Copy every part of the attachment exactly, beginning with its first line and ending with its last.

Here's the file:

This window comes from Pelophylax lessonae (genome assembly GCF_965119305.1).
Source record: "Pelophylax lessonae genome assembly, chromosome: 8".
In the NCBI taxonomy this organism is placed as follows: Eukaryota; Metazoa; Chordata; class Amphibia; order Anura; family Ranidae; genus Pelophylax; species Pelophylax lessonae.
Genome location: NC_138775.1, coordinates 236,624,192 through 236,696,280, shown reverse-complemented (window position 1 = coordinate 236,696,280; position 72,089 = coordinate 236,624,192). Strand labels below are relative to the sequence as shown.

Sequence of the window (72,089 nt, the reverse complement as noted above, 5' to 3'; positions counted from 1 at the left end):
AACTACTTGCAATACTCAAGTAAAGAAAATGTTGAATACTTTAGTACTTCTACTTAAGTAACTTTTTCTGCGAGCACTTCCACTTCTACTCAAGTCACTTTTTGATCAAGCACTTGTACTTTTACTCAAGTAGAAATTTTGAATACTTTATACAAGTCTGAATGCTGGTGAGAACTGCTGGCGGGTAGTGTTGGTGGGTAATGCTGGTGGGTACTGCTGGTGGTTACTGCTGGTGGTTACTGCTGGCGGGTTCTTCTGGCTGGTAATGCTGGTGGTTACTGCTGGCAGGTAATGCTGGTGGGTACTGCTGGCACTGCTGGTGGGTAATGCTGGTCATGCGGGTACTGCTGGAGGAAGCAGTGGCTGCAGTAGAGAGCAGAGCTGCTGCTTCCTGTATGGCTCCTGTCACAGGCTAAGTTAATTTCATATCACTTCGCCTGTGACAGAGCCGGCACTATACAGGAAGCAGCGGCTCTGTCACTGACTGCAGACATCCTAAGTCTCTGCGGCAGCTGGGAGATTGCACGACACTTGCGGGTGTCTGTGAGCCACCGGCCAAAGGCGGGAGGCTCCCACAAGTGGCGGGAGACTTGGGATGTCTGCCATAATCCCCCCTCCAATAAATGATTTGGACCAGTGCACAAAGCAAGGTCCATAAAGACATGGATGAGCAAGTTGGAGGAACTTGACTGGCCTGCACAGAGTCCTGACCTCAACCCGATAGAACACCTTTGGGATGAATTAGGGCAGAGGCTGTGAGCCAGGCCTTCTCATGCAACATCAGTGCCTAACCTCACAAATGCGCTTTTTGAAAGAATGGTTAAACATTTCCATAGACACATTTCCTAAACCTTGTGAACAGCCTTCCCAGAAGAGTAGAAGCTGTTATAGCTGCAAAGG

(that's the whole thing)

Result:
This window comes from Pelophylax lessonae (genome assembly GCF_965119305.1).
Source record: "Pelophylax lessonae genome assembly, chromosome: 8".
In the NCBI taxonomy this organism is placed as follows: Eukaryota; Metazoa; Chordata; class Amphibia; order Anura; family Ranidae; genus Pelophylax; species Pelophylax lessonae.
Genome location: NC_138775.1, coordinates 236,624,192 through 236,696,280, shown reverse-complemented (window position 1 = coordinate 236,696,280; position 72,089 = coordinate 236,624,192). Strand labels below are relative to the sequence as shown.

Sequence of the window (72,089 nt, the reverse complement as noted above, 5' to 3'; positions counted from 1 at the left end):
AACTACTTGCAATACTCAAGTAAAGAAAATGTTGAATACTTTAGTACTTCTACTTAAGTAACTTTTTCTGCGAGCACTTCCACTTCTACTCAAGTCACTTTTTGATCAAGCACTTGTACTTTTACTCAAGTAGAAATTTTGAATACTTTATACAAGTCTGAATGCTGGTGAGAACTGCTGGCGGGTAGTGTTGGTGGGTAATGCTGGTGGGTACTGCTGGTGGTTACTGCTGGTGGTTACTGCTGGCGGGTTCTTCTGGCTGGTAATGCTGGTGGTTACTGCTGGCAGGTAATGCTGGTGGGTACTGCTGGCACTGCTGGTGGGTAATGCTGGTCATGCGGGTACTGCTGGAGGAAGCAGTGGCTGCAGTAGAGAGCAGAGCTGCTGCTTCCTGTATGGCTCCTGTCACAGGCTAAGTTAATTTCATATCACTTCGCCTGTGACAGAGCCGGCACTATACAGGAAGCAGCGGCTCTGTCACTGACTGCAGACATCCTAAGTCTCTGCGGCAGCTGGGAGATTGCACGACACTTGCGGGTGTCTGTGAGCCACCGGCCAAAGGCGGGAGGCTCCCACAAGTGGCGGGAGACTTGGGATGTCTGCCATAATCCCCCCTCCAATAAATGATTTGGACCAGTGCACAAAGCAAGGTCCATAAAGACATGGATGAGCAAGTTGGAGGAACTTGACTGGCCTGCACAGAGTCCTGACCTCAACCCGATAGAACACCTTTGGGATGAATTAGGGCAGAGGCTGTGAGCCAGGCCTTCTCATGCAACATCAGTGCCTAACCTCACAAATGCGCTTTTTGAAAGAATGGTTAAACATTTCCATAGACACATTTCCTAAACCTTGTGAACAGCCTTCCCAGAAGAGTAGAAGCTGTTATAGCTGCAAAGG